Looters broke into the Maltese Embassy in Tripoli causing some damage but the bullet holes found did not imply the building was a direct target during the conflict, an officer from the explosive ordnance disposal unit of the Armed Forces of Malta said.

A team of six members of the unit returned to Malta yesterday aboard the patrol boat P61, the first military vessel to enter a free Tripoli, following a security sweep at the embassy to ascertain the building was clear of any dangers and that the staff could start operating in safety. The officers also trained staff members on how to handle any explosion threats, using their own resources.

Major Jeffery Curmi, from the EOD, said fragments and small arms projectiles, which had already been fired, were found by the team that worked throughout Wednesday night before moving on to secure the consulate.

“Since the country is just about emerging from a conflict, the possibility of unexploded ordnance remains,” Maj. Curmi said when asked about the reality of the potential danger, adding that such exercises were being carried out throughout Libya.

Describing the situation on the ground, he said it was improving. Despite the presence of armed personnel and several vehicle checkpoints, in general the environment was stabilising and the Libyans were proud to be in a free country.

Among the 46 men on board the P61, which sailed into Marsamxetto Harbour at about 8 a.m., was a wounded Libyan national the AFM was requested to transport to Mater Dei Hospital for treatment.

The patient, who was accompanied by another man, was transported to hospital in an ambulance on arrival. His arm was in a sling but he walked off the vessel once it was moored.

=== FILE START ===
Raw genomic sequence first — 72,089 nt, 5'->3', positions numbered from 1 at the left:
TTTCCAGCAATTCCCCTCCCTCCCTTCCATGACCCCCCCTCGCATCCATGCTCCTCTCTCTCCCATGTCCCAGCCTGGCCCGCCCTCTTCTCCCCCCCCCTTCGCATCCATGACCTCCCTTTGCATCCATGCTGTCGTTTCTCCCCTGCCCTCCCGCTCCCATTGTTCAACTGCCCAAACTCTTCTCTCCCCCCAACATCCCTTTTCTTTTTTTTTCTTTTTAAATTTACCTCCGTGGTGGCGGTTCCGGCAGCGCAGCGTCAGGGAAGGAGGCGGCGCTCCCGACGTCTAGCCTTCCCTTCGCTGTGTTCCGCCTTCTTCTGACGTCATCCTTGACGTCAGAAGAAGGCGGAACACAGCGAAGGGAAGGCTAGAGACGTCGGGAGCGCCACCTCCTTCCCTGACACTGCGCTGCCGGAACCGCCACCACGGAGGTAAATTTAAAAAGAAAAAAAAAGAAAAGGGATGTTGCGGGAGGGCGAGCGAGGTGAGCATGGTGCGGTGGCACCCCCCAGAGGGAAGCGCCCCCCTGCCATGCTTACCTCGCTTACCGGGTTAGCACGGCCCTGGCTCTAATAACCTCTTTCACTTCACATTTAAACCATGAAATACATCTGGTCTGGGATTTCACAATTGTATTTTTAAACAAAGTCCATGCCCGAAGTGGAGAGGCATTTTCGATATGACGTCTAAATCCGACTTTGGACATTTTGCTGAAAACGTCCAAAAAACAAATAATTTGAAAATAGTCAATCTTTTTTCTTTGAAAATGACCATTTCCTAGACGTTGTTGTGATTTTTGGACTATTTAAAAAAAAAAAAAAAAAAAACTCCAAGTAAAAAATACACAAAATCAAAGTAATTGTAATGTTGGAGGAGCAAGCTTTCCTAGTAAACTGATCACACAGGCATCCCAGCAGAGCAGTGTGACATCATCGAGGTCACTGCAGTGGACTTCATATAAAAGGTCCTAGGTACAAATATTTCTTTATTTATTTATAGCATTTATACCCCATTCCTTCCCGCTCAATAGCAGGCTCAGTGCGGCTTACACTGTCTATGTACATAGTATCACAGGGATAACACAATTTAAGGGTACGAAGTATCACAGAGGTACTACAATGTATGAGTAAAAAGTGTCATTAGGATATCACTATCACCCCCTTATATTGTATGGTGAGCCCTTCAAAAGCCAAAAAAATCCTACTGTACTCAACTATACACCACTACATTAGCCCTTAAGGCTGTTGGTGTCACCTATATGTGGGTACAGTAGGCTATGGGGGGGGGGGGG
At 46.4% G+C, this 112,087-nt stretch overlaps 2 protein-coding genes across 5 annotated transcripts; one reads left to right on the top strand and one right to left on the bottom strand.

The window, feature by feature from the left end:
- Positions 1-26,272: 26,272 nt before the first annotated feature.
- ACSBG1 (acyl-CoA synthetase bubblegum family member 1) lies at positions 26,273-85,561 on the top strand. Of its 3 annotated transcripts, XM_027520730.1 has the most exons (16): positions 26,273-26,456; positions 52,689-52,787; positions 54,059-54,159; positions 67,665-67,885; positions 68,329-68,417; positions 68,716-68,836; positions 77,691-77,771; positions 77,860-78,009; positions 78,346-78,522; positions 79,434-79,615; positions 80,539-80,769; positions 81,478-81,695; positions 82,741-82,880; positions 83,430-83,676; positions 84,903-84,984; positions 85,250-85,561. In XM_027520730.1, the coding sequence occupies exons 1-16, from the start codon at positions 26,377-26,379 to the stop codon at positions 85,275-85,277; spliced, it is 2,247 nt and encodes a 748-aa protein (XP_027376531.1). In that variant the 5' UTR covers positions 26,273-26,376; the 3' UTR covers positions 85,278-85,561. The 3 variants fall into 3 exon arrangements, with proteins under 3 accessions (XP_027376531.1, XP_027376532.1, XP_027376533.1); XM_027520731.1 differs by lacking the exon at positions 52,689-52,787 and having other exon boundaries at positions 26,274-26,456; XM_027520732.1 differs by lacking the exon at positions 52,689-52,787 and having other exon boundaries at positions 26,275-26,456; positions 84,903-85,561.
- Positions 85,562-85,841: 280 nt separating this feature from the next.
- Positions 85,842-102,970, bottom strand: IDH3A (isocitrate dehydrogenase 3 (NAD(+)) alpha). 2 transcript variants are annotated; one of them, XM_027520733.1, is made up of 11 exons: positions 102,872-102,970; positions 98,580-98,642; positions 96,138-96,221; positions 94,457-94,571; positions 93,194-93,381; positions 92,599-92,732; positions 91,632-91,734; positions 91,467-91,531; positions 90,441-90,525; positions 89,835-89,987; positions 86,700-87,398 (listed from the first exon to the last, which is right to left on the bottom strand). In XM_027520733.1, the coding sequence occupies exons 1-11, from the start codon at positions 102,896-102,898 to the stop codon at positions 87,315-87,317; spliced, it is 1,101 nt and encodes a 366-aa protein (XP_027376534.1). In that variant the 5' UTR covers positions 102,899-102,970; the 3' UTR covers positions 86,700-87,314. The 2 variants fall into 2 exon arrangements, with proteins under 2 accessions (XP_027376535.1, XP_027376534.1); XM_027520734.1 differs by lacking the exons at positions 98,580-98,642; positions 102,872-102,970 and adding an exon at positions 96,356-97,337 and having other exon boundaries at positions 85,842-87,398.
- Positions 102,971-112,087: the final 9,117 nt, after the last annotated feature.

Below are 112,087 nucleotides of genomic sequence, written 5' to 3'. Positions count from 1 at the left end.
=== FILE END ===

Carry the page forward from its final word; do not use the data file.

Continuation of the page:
Vanessa Frazier, defence director at the Office of the Prime Minister, said the wounded man had been on the frontline at Bani Walid and had been shot in the chest, the bullet exiting from his shoulder. He was suffering from an infection in his arm and that was why his file was passed on to Malta, she said. Mater Dei immediately evaluated the injuries and confirmed he could be treated.

“Normally, we would have waited for a UN flight but the vessel was in port and he was able to embark rather quickly,” Ms Frazier said, adding that the files of other injured Libyans were still under review although not many were sent to Malta considering it had one general hospital.

AFM commander Brigadier Martin Xuereb congratulated the “collective effort” that was coordinated by the army’s operations branch.

He said the AFM rapidly executed the operation, which killed many birds with one stone, also serving as a training exercise and projecting the AFM’s diplomatic role.

Thanking the host nation for its support, Lt Col. Ian Ruggier, from the AFM’s operations branch, said the P61 allowed for flexibility and security to the team while its captain, James Grech, said sunken vessels were noticed in the port of Tripoli.

Lt Pasquale Papa, who headed the vessel protection detachment team, said the team would soon be deployed on anti-piracy duties in the Red Sea off Somalia.

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